Who Will You Trust?
The voices yanked her out of bed.
“Get up, you harlot.”
“What kind of woman do you think you are?”
Priests slammed open the bedroom door, threw back the window curtains, and pulled off the covers. Before she felt the warmth of the morning sun, she felt the heat of their scorn.
“Shame on you.”
She scarcely had time to cover her body before they marched her through the narrow streets. Dogs yelped. Roosters ran. Women leaned out their windows. Mothers snatched children off the path.
Merchants peered out the doors of their shops. Jerusalem became a jury and rendered its verdict with glares and crossed arms.
And as if the bedroom raid and parade of shame were inadequate, the men thrust her into the middle of a morning Bible class.
Early the next morning [Jesus] was back again at the Temple. A crowd soon gathered, and he sat down and taught them. As he was speaking, the teachers of religious law and Pharisees brought a woman they had caught in the act of adultery. They put her in front of the crowd.
“Teacher,” they said to Jesus, “this woman was caught in the very act of adultery. The law of Moses says to stone her. What do you say?” (John 8:2–5 NLT)
Stunned students stood on one side of her. Pious plaintiffs on the other. They had their questions and convictions; she had her dangling negligee and smeared lipstick. “This woman was caught in the very act of adultery,” her accusers crowed. Caught in the very act. In the moment. In the arms. In the passion.
Caught in the very act by the Jerusalem Council on Decency and Conduct. “The law of Moses says to stone her. What do you say?”
The woman had no exit. Deny the accusation? She had been caught. Plead for mercy? From whom? From God? His spokesmen were squeezing stones and snarling their lips. No one would speak for her.
But someone would stoop for her.
Jesus “stooped down and wrote in the dust” (v. 6 NLT). We would expect him to stand up, step forward, or even ascend a stair and speak. But instead he leaned over. He descended lower than anyone else—beneath the priests, the people, even beneath the woman. The accusers looked down on her. To see Jesus, they had to look down even farther.
He’s prone to stoop. He stooped to wash feet, to embrace children. Stooped to pull Peter out of the sea, to pray in the garden. He stooped before the Roman whipping post. Stooped to carry the cross. Grace is a God who stoops. Here he stooped to write in the sand.
The posse grew impatient with the silent, stooping Jesus. “They kept demanding an answer, so he stood up” (v. 7 NLT).
He stood, not to preach, for his words would be few. Not for long, for he would soon stoop again. Not to instruct his followers; he didn’t address them. He stood on behalf of the woman. He placed himself between her and the lynch mob and said, “‘All right, stone her. But let those who have never sinned throw the first stones!’ Then he stooped down again and wrote in the dust” (vv. 7–8 NLT).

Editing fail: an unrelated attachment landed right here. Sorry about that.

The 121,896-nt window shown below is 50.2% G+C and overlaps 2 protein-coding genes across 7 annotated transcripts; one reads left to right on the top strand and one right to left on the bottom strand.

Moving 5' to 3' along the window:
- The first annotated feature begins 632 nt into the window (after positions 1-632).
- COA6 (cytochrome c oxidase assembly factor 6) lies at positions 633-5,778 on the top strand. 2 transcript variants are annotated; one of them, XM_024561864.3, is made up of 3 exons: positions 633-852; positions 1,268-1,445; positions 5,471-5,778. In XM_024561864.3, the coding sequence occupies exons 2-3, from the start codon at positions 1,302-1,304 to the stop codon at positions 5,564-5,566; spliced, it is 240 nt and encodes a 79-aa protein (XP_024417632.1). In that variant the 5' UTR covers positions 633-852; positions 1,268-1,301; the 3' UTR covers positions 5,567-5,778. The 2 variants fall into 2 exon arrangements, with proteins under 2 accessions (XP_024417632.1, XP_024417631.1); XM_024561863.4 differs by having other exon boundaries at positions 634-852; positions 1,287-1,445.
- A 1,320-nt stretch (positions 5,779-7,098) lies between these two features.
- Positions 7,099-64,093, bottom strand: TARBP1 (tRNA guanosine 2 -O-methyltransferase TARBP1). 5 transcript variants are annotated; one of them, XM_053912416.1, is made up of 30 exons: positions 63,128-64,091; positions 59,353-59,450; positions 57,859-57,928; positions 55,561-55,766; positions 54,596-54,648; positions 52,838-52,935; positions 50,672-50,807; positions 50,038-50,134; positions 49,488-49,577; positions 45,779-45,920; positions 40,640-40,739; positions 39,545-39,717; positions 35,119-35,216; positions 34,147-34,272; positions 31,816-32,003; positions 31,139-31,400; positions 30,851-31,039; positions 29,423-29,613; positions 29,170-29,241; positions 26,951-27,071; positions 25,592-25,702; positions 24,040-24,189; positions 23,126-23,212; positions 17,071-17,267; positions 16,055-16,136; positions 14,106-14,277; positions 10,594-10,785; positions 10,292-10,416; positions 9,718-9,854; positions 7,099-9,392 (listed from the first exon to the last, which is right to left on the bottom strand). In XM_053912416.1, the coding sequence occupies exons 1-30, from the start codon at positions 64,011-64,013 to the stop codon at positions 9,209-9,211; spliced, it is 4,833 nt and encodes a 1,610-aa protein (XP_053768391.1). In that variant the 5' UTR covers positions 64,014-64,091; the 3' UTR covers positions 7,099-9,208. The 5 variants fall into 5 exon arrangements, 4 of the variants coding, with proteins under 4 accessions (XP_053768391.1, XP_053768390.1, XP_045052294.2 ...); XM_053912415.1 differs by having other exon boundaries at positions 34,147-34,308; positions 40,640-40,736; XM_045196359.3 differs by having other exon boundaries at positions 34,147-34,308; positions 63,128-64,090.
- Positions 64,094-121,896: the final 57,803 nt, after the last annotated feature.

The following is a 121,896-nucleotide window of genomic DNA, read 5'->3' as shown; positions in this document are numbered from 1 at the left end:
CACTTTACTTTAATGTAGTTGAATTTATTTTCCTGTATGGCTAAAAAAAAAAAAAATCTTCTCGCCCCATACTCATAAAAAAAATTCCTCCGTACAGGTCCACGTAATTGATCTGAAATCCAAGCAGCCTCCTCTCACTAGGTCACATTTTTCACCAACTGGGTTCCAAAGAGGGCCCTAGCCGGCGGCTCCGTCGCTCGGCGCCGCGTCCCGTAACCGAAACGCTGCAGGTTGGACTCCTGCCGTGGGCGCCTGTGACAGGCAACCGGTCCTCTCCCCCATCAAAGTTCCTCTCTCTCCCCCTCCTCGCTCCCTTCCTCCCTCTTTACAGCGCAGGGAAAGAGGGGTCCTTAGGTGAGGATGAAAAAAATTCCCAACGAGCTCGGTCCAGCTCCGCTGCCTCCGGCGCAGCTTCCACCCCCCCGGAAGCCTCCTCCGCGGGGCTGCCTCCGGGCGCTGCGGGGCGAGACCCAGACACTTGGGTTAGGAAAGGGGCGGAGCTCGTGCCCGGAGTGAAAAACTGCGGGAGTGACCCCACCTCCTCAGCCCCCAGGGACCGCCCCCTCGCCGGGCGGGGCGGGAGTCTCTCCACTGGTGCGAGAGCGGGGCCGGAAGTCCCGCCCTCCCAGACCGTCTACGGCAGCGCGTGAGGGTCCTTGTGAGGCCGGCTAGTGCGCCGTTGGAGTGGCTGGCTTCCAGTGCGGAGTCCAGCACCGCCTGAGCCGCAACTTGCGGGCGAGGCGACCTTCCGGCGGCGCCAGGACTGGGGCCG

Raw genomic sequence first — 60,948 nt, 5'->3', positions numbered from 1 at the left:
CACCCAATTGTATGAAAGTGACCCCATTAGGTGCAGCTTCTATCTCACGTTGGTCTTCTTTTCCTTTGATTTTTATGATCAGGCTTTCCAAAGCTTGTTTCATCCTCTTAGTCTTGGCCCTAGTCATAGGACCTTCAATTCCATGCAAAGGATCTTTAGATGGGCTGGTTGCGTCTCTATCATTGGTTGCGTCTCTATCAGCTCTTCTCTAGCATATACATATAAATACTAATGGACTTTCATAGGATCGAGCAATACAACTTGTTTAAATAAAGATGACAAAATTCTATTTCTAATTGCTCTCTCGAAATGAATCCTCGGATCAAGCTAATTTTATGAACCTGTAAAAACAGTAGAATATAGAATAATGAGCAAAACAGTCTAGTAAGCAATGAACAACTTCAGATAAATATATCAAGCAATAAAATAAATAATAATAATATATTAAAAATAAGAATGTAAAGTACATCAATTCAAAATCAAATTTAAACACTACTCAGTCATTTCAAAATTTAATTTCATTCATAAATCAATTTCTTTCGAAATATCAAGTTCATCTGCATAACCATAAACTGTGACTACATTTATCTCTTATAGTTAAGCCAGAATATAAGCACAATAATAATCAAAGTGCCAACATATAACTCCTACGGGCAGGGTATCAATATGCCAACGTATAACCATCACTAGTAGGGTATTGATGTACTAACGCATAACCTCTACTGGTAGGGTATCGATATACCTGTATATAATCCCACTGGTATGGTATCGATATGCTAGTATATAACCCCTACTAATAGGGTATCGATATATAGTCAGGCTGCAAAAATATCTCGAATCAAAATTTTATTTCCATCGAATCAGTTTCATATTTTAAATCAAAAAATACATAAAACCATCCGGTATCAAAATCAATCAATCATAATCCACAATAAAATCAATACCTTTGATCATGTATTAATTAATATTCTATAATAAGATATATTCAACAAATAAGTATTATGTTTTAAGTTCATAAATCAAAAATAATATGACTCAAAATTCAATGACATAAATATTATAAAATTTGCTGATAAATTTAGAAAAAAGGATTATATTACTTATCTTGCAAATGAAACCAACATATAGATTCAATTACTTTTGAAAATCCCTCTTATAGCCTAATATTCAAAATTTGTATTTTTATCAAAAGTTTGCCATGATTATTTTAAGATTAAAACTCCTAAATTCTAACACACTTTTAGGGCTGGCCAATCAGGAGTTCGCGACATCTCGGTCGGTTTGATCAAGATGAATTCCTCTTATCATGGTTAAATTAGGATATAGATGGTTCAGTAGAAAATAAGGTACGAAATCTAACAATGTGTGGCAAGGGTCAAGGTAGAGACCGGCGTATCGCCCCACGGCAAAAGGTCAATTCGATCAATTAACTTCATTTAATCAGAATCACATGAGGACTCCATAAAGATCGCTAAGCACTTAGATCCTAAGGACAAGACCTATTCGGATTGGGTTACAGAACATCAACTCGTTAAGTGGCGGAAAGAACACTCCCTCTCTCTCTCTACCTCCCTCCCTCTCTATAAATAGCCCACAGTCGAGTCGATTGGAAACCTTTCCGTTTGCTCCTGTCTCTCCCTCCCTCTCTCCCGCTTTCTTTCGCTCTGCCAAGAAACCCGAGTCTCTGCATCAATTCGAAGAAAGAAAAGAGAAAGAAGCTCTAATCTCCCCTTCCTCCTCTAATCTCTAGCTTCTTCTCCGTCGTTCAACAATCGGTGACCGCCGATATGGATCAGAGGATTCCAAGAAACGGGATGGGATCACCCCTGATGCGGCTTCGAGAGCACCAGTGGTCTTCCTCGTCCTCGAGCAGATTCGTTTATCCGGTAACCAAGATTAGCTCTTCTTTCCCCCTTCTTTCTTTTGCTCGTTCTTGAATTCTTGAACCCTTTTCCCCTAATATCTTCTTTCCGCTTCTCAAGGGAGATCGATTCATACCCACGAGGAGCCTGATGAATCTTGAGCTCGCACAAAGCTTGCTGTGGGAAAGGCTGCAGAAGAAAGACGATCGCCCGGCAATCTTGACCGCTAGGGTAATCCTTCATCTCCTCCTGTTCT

Name-callers shut their mouths. Rocks fell to the ground. “When the accusers heard this, they slipped away one by one, beginning with the oldest, until only Jesus was left in the middle of the crowd with the woman” (v. 9 NLT).
Jesus wasn’t finished. He stood one final time and asked the woman, “Where are your accusers?” (v. 10 NLT).
My, my, my. What a question—not just for her but for us.
Voices of condemnation awaken us as well.
“You aren’t good enough.”
“You’ll never improve.”
The voices in our world.
And the voices in our heads! Who is this morality patrolman who issues a citation at every stumble? Who reminds us of every mistake? Does he ever shut up?
No. Because Satan never shuts up. The apostle John called him the Accuser.
Day after day, hour after hour. Relentless, tireless. The Accuser makes a career out of accusing. Unlike the conviction of the Holy Spirit, Satan’s condemnation brings no repentance or resolve, just regret. He has one aim: “to steal, and to kill, and to destroy” (John 10:10). Steal your peace, kill your dreams, and destroy your future.
Condemnation—the preferred commodity of Satan. He will repeat the adulterous woman scenario as often as you permit him to do so, marching you through the city streets and dragging your name through the mud.
But he will not have the last word. Jesus has acted on your behalf.
He stooped. Low enough to sleep in a manger, work in a carpentry shop, sleep in a fishing boat. Low enough to be spat upon, slapped, nailed, and speared. Low. Low enough to be buried.
And then he stood. Up from the slab of death. Upright in Joseph’s tomb and right in Satan’s face. Tall. High. He stood up for the woman and silenced her accusers, and he does the same for you. He stands up.
He “is in the presence of God at this very moment sticking up for us” (Rom. 8:34 MSG). Let this sink in for a moment. In the presence of God, in defiance of Satan, Jesus Christ rises to your defense.
When God looks at you, he sees Jesus first. In the Chinese language the word for righteousness is a combination of two characters, the figure of a lamb and a person. The lamb is on top, covering the person. Whenever God looks down at you, this is what he sees: the perfect Lamb of God covering you. It boils down to this choice: Do you trust your Advocate or your Accuser?
Excerpted from GRACE: More Than We Deserve, Greater Than We Imagine by Max Lucado. ©2012 Max Lucado. Used by permission of Thomas Nelson, Inc.